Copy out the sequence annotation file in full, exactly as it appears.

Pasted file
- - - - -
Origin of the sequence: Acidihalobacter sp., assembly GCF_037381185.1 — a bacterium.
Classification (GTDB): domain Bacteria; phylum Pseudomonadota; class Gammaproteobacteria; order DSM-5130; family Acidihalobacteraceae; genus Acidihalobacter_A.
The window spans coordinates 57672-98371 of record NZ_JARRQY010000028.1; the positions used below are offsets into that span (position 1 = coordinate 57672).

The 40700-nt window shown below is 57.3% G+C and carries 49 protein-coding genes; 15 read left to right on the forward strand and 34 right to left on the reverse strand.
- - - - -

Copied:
Origin of the sequence: Acidihalobacter sp., assembly GCF_037381185.1 — a bacterium.
Classification (GTDB): domain Bacteria; phylum Pseudomonadota; class Gammaproteobacteria; order DSM-5130; family Acidihalobacteraceae; genus Acidihalobacter_A.
The window spans coordinates 57672-98371 of record NZ_JARRQY010000028.1; the positions used below are offsets into that span (position 1 = coordinate 57672).

The 40700-nt window shown below is 57.3% G+C and carries 49 protein-coding genes; 15 read left to right on the forward strand and 34 right to left on the reverse strand.